Intel CPU Naming Scheme is the topic of our discussion today. And, as we know that in this world especially nowadays, each technology that we have comes bundled with its own advantages and disadvantages. Talking about Intel CPUs, it is admissible that there are several downsides including the integrated GPU. But, the biggest of the lot is the naming scheme of the processors. The naming convention creates confusion and hence we will in this post be looking in-depth at Intel CPU Naming Scheme.
Introduction — Intel CPU Naming Scheme
Intel is a very well-known name in the processors market. The semiconductor giant has surely played an enormous role in transforming the planet and our lives because of its desktop and mobile (laptop) processors. Over time Intel has come up with many versions of its chip and also there have some quality add-ons too. These new chips have different names based on their characteristics. So, in this post, we will be looking at how does the Intel CPU Naming Scheme works?
Types of Intel Processors
There have been various versions in Intel’s processing unit. To be precise around eight different versions, or we can say different segments namely the Pentium, the Core i3, i5, i7, i9, and Celeron. Let’s discuss each segment in a bit more detail.
Core i3 is your most elementary option. These are generally targeted at people that don’t do tons of multitasking and gaming. As a result, they cost little or nothing. The Core i3 processor should be enough if you are interested in normal browsing of the web or use simple applications and doing daily tasks like using Microsoft Office effortlessly.
i5 may be a great option for multitasking and a moderate amount of gaming. i5 stock keeping units are a tad bit expensive than i3’s but, you are doing find yourself getting tons of additional horsepower for that extra amount.
These processors can be used by gamers and content developers. When paired with the proper GPUs, i7 should be ready to handle anything you throw at it; including gameplays and video editing too.
It builds on the previous i7 processors with this being comparatively faster. One other differentiating factor between them is Hyperthreading, which reinforces parallel computing.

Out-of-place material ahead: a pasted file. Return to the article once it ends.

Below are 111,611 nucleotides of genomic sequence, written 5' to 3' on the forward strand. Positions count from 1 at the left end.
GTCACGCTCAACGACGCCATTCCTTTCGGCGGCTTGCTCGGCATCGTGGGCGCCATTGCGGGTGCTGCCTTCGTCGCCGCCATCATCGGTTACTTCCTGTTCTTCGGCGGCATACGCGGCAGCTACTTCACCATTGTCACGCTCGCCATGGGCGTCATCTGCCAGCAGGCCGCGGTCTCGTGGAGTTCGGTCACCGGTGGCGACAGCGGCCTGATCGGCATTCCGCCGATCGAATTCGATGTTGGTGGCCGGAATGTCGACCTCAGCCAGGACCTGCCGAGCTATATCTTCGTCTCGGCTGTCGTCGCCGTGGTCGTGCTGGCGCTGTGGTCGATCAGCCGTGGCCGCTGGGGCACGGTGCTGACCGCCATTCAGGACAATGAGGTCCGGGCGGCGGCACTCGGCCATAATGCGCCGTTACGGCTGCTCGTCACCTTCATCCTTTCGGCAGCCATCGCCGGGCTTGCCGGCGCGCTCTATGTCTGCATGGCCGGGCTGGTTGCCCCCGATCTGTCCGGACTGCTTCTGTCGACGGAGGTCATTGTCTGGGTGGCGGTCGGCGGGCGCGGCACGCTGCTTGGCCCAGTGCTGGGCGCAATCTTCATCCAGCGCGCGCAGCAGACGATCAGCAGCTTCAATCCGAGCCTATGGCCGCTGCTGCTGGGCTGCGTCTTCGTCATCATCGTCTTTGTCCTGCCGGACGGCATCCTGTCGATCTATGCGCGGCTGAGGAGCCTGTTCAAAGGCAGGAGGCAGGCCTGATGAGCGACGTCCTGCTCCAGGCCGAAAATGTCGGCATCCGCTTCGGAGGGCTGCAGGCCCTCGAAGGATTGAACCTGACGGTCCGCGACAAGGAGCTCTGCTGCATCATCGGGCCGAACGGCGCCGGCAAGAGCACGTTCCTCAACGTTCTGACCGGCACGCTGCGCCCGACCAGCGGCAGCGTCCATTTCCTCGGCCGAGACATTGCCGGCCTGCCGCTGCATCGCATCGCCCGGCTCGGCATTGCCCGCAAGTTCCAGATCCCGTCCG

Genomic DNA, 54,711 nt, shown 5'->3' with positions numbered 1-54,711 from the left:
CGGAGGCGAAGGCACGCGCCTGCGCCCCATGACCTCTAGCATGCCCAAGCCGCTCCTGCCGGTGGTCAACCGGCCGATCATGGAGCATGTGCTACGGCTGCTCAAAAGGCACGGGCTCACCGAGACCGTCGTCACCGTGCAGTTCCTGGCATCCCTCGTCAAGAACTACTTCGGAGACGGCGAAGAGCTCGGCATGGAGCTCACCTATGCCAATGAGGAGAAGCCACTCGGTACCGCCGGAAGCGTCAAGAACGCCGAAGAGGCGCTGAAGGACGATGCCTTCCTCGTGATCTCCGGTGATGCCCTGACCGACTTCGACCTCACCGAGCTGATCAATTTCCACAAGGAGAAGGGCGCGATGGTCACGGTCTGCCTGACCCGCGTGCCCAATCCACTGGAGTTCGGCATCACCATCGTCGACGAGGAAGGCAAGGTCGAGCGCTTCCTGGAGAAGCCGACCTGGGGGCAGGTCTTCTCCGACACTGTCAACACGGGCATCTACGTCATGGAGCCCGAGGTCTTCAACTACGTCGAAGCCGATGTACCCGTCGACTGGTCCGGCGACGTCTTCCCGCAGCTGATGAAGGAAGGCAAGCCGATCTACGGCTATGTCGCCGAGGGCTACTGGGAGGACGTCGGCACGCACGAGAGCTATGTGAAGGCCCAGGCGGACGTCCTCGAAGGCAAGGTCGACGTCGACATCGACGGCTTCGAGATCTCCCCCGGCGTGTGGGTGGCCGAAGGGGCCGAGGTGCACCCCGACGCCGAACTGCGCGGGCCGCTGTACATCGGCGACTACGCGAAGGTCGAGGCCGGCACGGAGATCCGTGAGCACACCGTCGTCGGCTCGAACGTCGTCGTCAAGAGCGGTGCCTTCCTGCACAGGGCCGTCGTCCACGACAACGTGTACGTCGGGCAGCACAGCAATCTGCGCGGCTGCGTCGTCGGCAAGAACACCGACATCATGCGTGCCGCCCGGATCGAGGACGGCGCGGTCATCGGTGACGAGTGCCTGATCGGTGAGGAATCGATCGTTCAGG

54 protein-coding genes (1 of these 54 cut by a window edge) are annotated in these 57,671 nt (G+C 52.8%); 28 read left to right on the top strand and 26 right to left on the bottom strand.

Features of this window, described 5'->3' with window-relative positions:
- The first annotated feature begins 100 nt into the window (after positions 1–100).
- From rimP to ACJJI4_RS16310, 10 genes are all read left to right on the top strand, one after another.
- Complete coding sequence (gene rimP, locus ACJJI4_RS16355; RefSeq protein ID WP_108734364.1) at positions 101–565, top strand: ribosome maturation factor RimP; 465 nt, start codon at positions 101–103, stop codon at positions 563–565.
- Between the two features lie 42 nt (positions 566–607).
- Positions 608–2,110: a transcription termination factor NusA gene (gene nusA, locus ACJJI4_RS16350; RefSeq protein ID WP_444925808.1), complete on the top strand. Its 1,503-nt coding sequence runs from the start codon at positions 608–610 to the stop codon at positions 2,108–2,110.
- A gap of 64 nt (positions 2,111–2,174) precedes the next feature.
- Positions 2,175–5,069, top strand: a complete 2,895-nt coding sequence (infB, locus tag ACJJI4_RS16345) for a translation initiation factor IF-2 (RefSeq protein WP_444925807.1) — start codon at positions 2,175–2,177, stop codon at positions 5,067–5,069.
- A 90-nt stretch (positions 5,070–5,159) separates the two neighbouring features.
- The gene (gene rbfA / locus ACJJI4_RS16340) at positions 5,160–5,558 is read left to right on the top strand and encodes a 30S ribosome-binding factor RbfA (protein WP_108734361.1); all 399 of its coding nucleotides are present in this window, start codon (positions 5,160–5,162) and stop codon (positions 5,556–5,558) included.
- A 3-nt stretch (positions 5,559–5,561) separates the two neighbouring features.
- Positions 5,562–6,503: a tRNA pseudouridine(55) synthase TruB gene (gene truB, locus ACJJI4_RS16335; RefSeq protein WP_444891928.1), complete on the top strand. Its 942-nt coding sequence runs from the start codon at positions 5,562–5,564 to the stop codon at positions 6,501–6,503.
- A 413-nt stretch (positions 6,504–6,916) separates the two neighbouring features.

From 6th Generation To 9th Generation
The naming of different generations is quite easy to understand. Thus, let’s take an example, say Core i5 8251U 8th generations (for thin and lightweight laptops).
Here, “8” is, as you would possibly have guessed, the processor’s generation followed by another 3-digit number, “251”, which provides us a thought of how the processor will perform.
The lineup ends with a letter, which, during this case, is U. Intel’s U series processors bear lower clock speeds, thus, improving the general battery performance and lowering the performance by a big margin. These are only utilized in laptops.
There are tons of other suffixes utilized in both desktop and laptop processors. Therefore, let’s look at what other suffixes are there.
Different Suffixes used in Intel Processors
- H — Mobile Processors optimized for performance
- HK — These are for Mobile Processors specially performance and overclock optimized
- HQ — Quad-core Mobile Processors optimized for top performance
- K — Unlocked Processors. Overclockable
- S — Special Edition
- U — Power-efficient Mobile Processors
- Y — Extremely low Powered Mobile Processors
- T — Moderately power-optimized Processors
- G — Desktop Processors including discrete/integrated graphics
- F — Desktop Processors excluding discrete/integrated graphics
- E — Embedded Processors
- G — Specially designed Graphics processor for Ice Lake processors
The G-series is number G1 – G7. This suggests a processor with “G7” will have better graphics performance than “G1.” The Intel naming scheme of desktop processors remains equivalent to in previous generations.
Now you would possibly think, “Well, that’s pretty simple right? So what’s all the fuss about?” and that’s where it gets more ridiculous. Also, in Ice Lake mobile CPUs, having a better higher SKU number doesn’t mean better performance. Let us take four Ice Lake processors :
If I ask you to stack them supported their performance, ranging from the foremost to least powerful, your answer could be this:
And that’s where you’re wrong. As you’ll see within the above image, the digit after the primary three digits isn’t the performance number; rather, it represents the U/Y series if it’s 5/8 or 0, respectively. Hence, the proper arrangement is:
This tousled Intel naming scheme results in tons of confusion while buying Laptops, and one wrong decision might ruin the time that you’ll spend together with your shiny new machine.
From an enthusiast’s pov, Intel must filter out the confusion caused by its naming schemes. But, it knows not everyone decides to shop for by just watching the numbers. Hence, we don’t see Intel adapting to simpler names anytime soon. Thus, I hope this article has gone a good way in clearing your doubts and resolving your queries in the Intel CPU Naming Scheme. Now, on a parting note, until next time. See-ya !! 🙂